When Evan is tired he comforts himself by sucking his thumb. If he is being held he reaches around with his other hand to get a strand of hair of the person who is holding him.

I think it is sweet. Where do these behaviors come from?

there's nothing like it

fresh orange juice.

shad could care less about terms like....local, organic, free-range, sustainable, farm-to-table, cage-free, hormone-free, etc.

he's just not into it.

mostly because of price.

when i even mention one of the above terms, his eye brows raise and he responds with some comment like, "it's those hippie, oregonian roots" or "you and your mom" or "you and your sisters" = )

but this fresh orange juice thing....where we pick them that morning across the street. literally a few yards from our front door.

we bring them home, juice them and drink.

he's all about this.

i like to think he is "growing". that some of my "oregonian hippie roots" are rubbing off on him.

but i'm pretty sure i know the real reason he's so into it.

it's free.

free at last. free at last.

of training wheels.

I had no idea how wonderful it was to have your kid ride a bike without those dang training wheels. Here's a run down of Tanner's bike-riding history (cuz you're all dying to know):

  1. got the Lightening McQueen trike at age 2 and loved it. he could cruise like i'd never seen another kid cruise
  2. the tiny spiderman bike appears at age 4. he rides it, but definitely loses interest fast and still prefers Lightening McQueen.
  3. summer of 2009, we accidentally leave Lightening McQueen in Idaho. we are still mourning that little trike. every kid that came over, loved that thing.
  4. from 4 1/2 to 5 1/2, hates riding bikes. pretty much refuses. says it's "not fun".
  5. a few days before his 6th birthday, he learns ride a bike and it's back to the good ol' days. he loves riding. begs several times a day. could ride all day and night. did i mention how much he loves riding a bike now?
At risk of sounding totally and completely cheesy, I've never experienced anything quite like watching him ride a bike for the first time by himself. Seeing him ride off down our street, practically made me tear up. It was like watching his life fast forward thru elementary school, preferring friends over Shad and I, dating, driving, going to college, going on a mission, getting married.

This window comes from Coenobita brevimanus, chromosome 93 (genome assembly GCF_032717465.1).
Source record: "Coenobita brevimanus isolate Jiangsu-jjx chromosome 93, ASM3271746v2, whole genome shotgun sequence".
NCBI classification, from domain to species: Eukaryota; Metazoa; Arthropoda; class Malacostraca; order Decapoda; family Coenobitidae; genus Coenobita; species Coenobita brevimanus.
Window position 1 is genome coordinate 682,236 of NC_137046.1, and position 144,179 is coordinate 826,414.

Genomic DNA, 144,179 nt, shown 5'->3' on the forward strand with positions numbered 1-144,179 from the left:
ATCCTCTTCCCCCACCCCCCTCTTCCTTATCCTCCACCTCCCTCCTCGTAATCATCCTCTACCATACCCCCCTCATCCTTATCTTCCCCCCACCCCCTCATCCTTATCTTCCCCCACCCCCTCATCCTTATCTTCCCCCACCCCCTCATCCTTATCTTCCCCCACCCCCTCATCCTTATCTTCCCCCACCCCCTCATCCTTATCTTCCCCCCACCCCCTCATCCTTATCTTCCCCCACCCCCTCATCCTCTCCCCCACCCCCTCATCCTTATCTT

I know. I know.

It's not that dramatic. But at that moment it was.

I also felt so so so happy for him. He wanted it bad. And to finally see him be able to conquer that bike was awesome.

I love you bud. Can you stay 6 forever?

What we did Wednesday.

Yesterday Kerri and I headed to the Children's Hospital. Her psoriasis is somewhat controlled, so the specialist changed her medication and decided phototherapy was something he would not consider until she was older (due to the risk of skin cancer). We apparently are doing all the right things, so we will continue with her skin care regiment and look forward to the Spring.

We also started a new asthma medication, so I had to send a warning to Kerri's teacher to be aware of any potential side effects. I highlighted them all on the pharmacy printout and sent it to school. The moms at the school bus stop had a laugh, saying the poor teacher was going to be watching Kerri like a hawk today. I did notice the medication made her more hyper. But we are used to hyper with Kerri, so that's nothing we cannot deal with.

Kerri now has two loose teeth again. She still has the loose shark tooth on the bottom, and now one of her top front teeth is wiggling. She complained that it hurt. She is growing up so fast!

Kerri is also making strides in Kung Fu. She is learning new hand forms and steps. And she is excited about the Chinese New Year Party her school is throwing in a few weeks. New kids keep joining the school too, and I have a feeling her class will be split up soon since they are outgrowing the space. She absolutely loves that school and her Kung Fu "family". And she gets a kick that she is the eldest Kung Fu sister, even though the majority of students are all older than her. They have to show her respect, and she demands it too. She makes a point of bowing to each of her classmates, and they must make eye contact, salute her by name and bow back. It takes an extra ten minutes when we arrive or leave class for all the bowing to happen.

Her new trick is to do push ups on her knuckles. Ouch.

So after a full day of visiting a hospital, her favorite restaurant, and going to Kung Fu, Kerri finally went to bed tired but happy. All by herself!

Life with Kerri is active.

the green smoothie



which =

Have I mentioned that Tanner lives on these? I got the recipe from my friend Stephanie and Tanner loved it. Once he got used to the smoothies, I snuck in some chia seed (nutrition found here). That way he gets a boost of healthy fats, fiber and a bit of protein.

Here's what you do:

1/2 can of pineapple with 1/2 the juice
a ton of fresh spinach
1 banana
chia seed

Blend. Give to your kids. Kick back and feel super good about yourself that they're eating all that spinach.